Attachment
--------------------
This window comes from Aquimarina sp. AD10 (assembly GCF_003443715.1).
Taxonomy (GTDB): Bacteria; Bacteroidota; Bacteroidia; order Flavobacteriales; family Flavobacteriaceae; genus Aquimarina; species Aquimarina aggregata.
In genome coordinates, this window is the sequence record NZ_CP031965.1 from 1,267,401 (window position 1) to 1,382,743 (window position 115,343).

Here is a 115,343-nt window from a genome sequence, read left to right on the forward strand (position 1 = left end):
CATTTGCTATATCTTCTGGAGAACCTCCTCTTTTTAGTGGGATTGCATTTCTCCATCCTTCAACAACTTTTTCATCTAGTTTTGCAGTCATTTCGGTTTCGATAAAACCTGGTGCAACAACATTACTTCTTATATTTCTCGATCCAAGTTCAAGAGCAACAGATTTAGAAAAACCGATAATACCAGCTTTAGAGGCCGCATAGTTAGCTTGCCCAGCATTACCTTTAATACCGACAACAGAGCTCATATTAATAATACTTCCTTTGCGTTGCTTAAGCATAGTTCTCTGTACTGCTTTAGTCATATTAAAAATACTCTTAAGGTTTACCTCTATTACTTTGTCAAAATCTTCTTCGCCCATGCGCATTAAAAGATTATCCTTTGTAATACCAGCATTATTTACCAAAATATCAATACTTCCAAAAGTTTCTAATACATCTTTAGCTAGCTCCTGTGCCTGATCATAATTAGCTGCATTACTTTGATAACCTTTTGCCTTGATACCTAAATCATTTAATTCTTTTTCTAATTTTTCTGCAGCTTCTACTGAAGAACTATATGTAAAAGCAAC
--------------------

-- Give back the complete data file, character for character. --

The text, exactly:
This window comes from Aquimarina sp. AD10 (assembly GCF_003443715.1).
Taxonomy (GTDB): Bacteria; Bacteroidota; Bacteroidia; order Flavobacteriales; family Flavobacteriaceae; genus Aquimarina; species Aquimarina aggregata.
In genome coordinates, this window is the sequence record NZ_CP031965.1 from 1,267,401 (window position 1) to 1,382,743 (window position 115,343).

Here is a 115,343-nt window from a genome sequence, read left to right on the forward strand (position 1 = left end):
CATTTGCTATATCTTCTGGAGAACCTCCTCTTTTTAGTGGGATTGCATTTCTCCATCCTTCAACAACTTTTTCATCTAGTTTTGCAGTCATTTCGGTTTCGATAAAACCTGGTGCAACAACATTACTTCTTATATTTCTCGATCCAAGTTCAAGAGCAACAGATTTAGAAAAACCGATAATACCAGCTTTAGAGGCCGCATAGTTAGCTTGCCCAGCATTACCTTTAATACCGACAACAGAGCTCATATTAATAATACTTCCTTTGCGTTGCTTAAGCATAGTTCTCTGTACTGCTTTAGTCATATTAAAAATACTCTTAAGGTTTACCTCTATTACTTTGTCAAAATCTTCTTCGCCCATGCGCATTAAAAGATTATCCTTTGTAATACCAGCATTATTTACCAAAATATCAATACTTCCAAAAGTTTCTAATACATCTTTAGCTAGCTCCTGTGCCTGATCATAATTAGCTGCATTACTTTGATAACCTTTTGCCTTGATACCTAAATCATTTAATTCTTTTTCTAATTTTTCTGCAGCTTCTACTGAAGAACTATATGTAAAAGCAAC